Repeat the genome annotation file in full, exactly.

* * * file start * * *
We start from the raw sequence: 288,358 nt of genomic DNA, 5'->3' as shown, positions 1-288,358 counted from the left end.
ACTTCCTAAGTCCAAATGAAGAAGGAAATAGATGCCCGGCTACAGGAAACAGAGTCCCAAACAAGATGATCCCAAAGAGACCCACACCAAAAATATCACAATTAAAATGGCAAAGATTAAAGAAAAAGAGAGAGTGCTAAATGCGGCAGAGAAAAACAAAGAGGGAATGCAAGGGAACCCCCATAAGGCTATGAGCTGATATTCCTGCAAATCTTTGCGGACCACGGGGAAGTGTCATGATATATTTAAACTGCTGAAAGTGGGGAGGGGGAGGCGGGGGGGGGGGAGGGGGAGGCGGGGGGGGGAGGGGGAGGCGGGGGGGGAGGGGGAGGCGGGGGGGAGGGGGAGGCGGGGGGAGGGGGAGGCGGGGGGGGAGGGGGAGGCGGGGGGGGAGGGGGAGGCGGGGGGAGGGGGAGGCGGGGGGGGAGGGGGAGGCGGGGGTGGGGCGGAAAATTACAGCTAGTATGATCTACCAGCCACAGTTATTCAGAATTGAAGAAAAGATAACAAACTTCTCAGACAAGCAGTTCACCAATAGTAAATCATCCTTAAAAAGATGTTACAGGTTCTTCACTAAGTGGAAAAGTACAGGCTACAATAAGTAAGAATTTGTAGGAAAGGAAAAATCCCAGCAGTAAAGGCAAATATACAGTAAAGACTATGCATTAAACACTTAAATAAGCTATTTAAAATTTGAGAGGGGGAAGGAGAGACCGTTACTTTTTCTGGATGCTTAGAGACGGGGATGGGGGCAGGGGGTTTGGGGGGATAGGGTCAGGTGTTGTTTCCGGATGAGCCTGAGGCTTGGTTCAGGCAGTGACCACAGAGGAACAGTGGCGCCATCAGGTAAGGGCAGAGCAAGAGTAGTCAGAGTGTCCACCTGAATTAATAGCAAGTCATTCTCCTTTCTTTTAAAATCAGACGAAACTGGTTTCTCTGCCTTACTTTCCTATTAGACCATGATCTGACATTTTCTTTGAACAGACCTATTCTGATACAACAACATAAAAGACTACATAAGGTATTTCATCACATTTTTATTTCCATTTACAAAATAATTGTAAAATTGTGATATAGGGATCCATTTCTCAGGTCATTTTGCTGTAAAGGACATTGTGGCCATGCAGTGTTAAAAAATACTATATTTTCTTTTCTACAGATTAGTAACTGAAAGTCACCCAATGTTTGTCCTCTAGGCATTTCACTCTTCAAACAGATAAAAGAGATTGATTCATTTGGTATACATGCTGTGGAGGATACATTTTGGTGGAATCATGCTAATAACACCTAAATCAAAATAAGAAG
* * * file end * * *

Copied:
We start from the raw sequence: 288,358 nt of genomic DNA, 5'->3' as shown, positions 1-288,358 counted from the left end.
ACTTCCTAAGTCCAAATGAAGAAGGAAATAGATGCCCGGCTACAGGAAACAGAGTCCCAAACAAGATGATCCCAAAGAGACCCACACCAAAAATATCACAATTAAAATGGCAAAGATTAAAGAAAAAGAGAGAGTGCTAAATGCGGCAGAGAAAAACAAAGAGGGAATGCAAGGGAACCCCCATAAGGCTATGAGCTGATATTCCTGCAAATCTTTGCGGACCACGGGGAAGTGTCATGATATATTTAAACTGCTGAAAGTGGGGAGGGGGAGGCGGGGGGGGGGGAGGGGGAGGCGGGGGGGGGAGGGGGAGGCGGGGGGGGAGGGGGAGGCGGGGGGGAGGGGGAGGCGGGGGGAGGGGGAGGCGGGGGGGGAGGGGGAGGCGGGGGGGGAGGGGGAGGCGGGGGGAGGGGGAGGCGGGGGGGGAGGGGGAGGCGGGGGTGGGGCGGAAAATTACAGCTAGTATGATCTACCAGCCACAGTTATTCAGAATTGAAGAAAAGATAACAAACTTCTCAGACAAGCAGTTCACCAATAGTAAATCATCCTTAAAAAGATGTTACAGGTTCTTCACTAAGTGGAAAAGTACAGGCTACAATAAGTAAGAATTTGTAGGAAAGGAAAAATCCCAGCAGTAAAGGCAAATATACAGTAAAGACTATGCATTAAACACTTAAATAAGCTATTTAAAATTTGAGAGGGGGAAGGAGAGACCGTTACTTTTTCTGGATGCTTAGAGACGGGGATGGGGGCAGGGGGTTTGGGGGGATAGGGTCAGGTGTTGTTTCCGGATGAGCCTGAGGCTTGGTTCAGGCAGTGACCACAGAGGAACAGTGGCGCCATCAGGTAAGGGCAGAGCAAGAGTAGTCAGAGTGTCCACCTGAATTAATAGCAAGTCATTCTCCTTTCTTTTAAAATCAGACGAAACTGGTTTCTCTGCCTTACTTTCCTATTAGACCATGATCTGACATTTTCTTTGAACAGACCTATTCTGATACAACAACATAAAAGACTACATAAGGTATTTCATCACATTTTTATTTCCATTTACAAAATAATTGTAAAATTGTGATATAGGGATCCATTTCTCAGGTCATTTTGCTGTAAAGGACATTGTGGCCATGCAGTGTTAAAAAATACTATATTTTCTTTTCTACAGATTAGTAACTGAAAGTCACCCAATGTTTGTCCTCTAGGCATTTCACTCTTCAAACAGATAAAAGAGATTGATTCATTTGGTATACATGCTGTGGAGGATACATTTTGGTGGAATCATGCTAATAACACCTAAATCAAAATAAGAAG